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  • Print publication year: 2015
  • Online publication date: May 2018

12 - Globalization and its challenge to Europe


Globalization and the law of one price

The hype around globalization in early-twenty-first-century political and economic debates may convey an impression that we now are in an entirely new phase of economic development. This chapter will show that the presumption is wrong. A dose of elementary economic history is often helpful when the popular media forget about the past.

Globalization is market integration on a world scale. Market integration means that domestic markets are increasingly dependent on international markets. Prices and hence factor rewards will reflect global rather than local demand and supply conditions. Globalization is the product of intensified trade, capital mobility and migration. In that process prices, interest rates and – with a time lag – wages tend to converge and react faster to international shocks. The first wave of globalization started in the middle of the nineteenth century when barriers to trade, migration and capital mobility were abolished or weakened at the same time as the speed of information transmission increased. In most respects markets were as globalized around 1900 as they were at the beginning of the present century. In fact labour mobility across borders was less restricted before 1914 than it is now. However, there was an anti-globalization backlash early in the twentieth century with two World Wars and the Great Depression. That policy reversal affected commodity, labour and capital markets to the extent that the late-nineteenth-century globalization level was not regained until the 1970s or 1980s, when the second globalization period gained momentum.

Market integration operates through trade and arbitrage and the ultimate manifestation of a fully integrated market is the law of one price. The law of one price proposes that the price of identical goods that are traded is the same in all geographical locations. This is strictly true, of course, only if transport and transaction costs are zero, which they are not.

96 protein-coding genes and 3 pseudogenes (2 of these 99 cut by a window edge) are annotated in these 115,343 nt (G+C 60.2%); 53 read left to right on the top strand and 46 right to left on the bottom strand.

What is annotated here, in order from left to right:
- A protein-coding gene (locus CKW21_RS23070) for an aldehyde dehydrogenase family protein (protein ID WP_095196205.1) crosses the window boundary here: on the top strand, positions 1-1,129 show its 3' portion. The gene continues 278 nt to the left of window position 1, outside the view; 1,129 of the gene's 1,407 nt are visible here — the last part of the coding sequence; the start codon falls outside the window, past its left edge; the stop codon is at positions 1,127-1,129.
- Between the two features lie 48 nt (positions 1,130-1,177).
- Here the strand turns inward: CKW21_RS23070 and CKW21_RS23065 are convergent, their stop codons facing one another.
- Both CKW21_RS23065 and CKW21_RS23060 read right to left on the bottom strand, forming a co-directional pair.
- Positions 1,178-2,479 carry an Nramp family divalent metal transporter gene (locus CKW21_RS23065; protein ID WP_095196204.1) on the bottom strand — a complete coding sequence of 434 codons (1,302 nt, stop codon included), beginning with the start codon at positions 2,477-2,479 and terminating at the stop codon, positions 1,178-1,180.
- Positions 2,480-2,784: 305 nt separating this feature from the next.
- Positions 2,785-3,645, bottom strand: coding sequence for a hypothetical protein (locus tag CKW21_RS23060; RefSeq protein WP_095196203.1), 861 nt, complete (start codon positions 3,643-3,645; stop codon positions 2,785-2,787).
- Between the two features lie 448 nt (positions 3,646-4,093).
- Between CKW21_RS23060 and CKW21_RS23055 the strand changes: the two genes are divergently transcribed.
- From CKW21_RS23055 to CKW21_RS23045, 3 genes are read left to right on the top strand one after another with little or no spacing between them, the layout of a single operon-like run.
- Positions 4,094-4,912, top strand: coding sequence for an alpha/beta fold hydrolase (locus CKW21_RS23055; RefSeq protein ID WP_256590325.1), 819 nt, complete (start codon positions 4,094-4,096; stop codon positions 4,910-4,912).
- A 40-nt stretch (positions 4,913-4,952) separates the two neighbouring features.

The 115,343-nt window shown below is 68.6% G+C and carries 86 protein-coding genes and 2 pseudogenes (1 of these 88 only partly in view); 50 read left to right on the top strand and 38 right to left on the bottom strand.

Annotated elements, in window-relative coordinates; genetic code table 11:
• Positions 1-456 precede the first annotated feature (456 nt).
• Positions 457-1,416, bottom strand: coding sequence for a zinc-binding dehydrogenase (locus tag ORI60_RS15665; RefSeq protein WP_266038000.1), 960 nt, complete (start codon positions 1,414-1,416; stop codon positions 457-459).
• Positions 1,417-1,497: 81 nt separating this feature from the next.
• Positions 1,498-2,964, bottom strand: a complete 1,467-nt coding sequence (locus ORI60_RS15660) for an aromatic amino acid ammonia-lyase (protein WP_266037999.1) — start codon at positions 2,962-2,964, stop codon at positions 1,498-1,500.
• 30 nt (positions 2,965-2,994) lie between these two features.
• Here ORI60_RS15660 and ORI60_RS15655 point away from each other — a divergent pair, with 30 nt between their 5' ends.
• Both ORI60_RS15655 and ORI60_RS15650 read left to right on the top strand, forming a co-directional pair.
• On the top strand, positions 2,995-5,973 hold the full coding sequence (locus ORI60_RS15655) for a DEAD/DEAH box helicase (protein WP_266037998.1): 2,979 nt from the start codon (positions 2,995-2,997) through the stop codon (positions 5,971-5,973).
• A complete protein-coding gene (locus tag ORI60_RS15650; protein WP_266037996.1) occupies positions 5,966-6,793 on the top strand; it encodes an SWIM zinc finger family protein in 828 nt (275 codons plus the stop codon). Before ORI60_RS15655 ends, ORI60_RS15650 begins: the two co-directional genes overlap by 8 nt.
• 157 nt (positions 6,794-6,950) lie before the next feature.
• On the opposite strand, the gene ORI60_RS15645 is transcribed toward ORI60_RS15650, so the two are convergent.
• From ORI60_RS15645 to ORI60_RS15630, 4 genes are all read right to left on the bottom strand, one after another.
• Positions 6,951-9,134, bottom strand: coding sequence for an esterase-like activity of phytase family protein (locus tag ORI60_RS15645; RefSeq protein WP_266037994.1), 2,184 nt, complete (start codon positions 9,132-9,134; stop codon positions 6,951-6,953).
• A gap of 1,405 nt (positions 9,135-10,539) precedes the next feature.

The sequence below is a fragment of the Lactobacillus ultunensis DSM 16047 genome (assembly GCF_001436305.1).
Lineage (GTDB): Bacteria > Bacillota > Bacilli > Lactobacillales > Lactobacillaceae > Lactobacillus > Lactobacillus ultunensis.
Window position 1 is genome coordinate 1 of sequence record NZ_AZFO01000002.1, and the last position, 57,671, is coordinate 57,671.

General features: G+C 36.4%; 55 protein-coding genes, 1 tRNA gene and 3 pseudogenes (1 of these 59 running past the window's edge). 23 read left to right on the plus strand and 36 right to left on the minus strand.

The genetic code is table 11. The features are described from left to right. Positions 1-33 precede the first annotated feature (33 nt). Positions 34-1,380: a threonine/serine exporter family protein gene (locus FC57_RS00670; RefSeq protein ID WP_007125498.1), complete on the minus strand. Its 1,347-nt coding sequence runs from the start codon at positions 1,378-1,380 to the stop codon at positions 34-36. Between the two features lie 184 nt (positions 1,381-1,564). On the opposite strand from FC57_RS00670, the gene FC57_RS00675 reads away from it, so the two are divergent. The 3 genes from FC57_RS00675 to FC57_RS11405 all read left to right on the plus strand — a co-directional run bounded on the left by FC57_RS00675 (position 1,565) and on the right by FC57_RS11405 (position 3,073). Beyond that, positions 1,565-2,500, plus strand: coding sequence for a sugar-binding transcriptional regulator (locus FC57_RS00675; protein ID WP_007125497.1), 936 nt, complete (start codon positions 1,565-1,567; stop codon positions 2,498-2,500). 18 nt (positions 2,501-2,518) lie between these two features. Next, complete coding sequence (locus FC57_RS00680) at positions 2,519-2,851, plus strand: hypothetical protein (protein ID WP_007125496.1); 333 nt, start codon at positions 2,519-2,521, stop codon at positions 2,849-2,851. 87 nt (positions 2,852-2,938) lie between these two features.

Much of the recent research in the economic history of globalization has been inspired by Harvard and Wisconsin-based J. G., Williamson and younger colleagues. Major themes in this research effort are explored in K. H., O'Rourke and J. G., Williamson, Globalization and History: The Evolution of a Nineteenth Century Atlantic Economy (Cambridge, Mass.: MIT Press, 1999).
M. D., Bordo, A. M., Taylor and J. G., Williamson, Globalization in Historical Perspective (University of Chicago Press, 2003) contains a large number of chapters on practically all aspects of globalization.
The role of transport cost reductions, as opposed to trade policy, in globalization is played down in G., Federico and K. G., Persson, ‘Market integration and convergence in the world wheat market 1800–2000’, in T. J., Hatton, K. H., O'Rourke and A. M., Taylor (eds.), The New Comparative Economic History: Essays in Honour of Jeffrey G. Williamson (Cambridge, Mass.: MIT Press, 2007), p. 99.
M., Obstfeld and A., Taylor, Global Capital Markets: Integration, Crisis and Growth (Cambridge University Press, 2004) is a careful analysis of the ups and downs of capital market integration over the last 150 years.
M., Ejrnæs, K. G., Persson and S., Rich, ‘Feeding the British: Convergence and market efficiency in nineteenth century grain trade’, Economic History Review 61(1) (2008), 140–71, points out that increased market efficiency contributed significantly to price convergence in the nineteenth century.
J. G., Williamson, ‘Globalization, labor markets and policy backlash in the past’, Journal of Economic Perspectives 12(4) (1998), 51–72, suggests that globalization has winners and losers, which explains policy backlashes.
D., Rodrik, Has Globalization Gone too Far? (Washington: Institute for International Economics, 1997) warns us not to overstate the advantages and gains from globalization.
Two recent monographs are investigating the link between globalization and economic divergence: Robert C., Allen, Global Economic History, A Very Short Introduction (Oxford University Press, 2011); Jeffrey G., Williamson, Trade and Poverty, When the Third World Fell Behind (Cambridge, Mass.: MIT Press, 2011).
Tirthankar, Roy has written an excellent economic history of India focusing on India's relation to the global economy in India and the World Economy, From Antiquity to the Present (Cambridge University Press, 2012).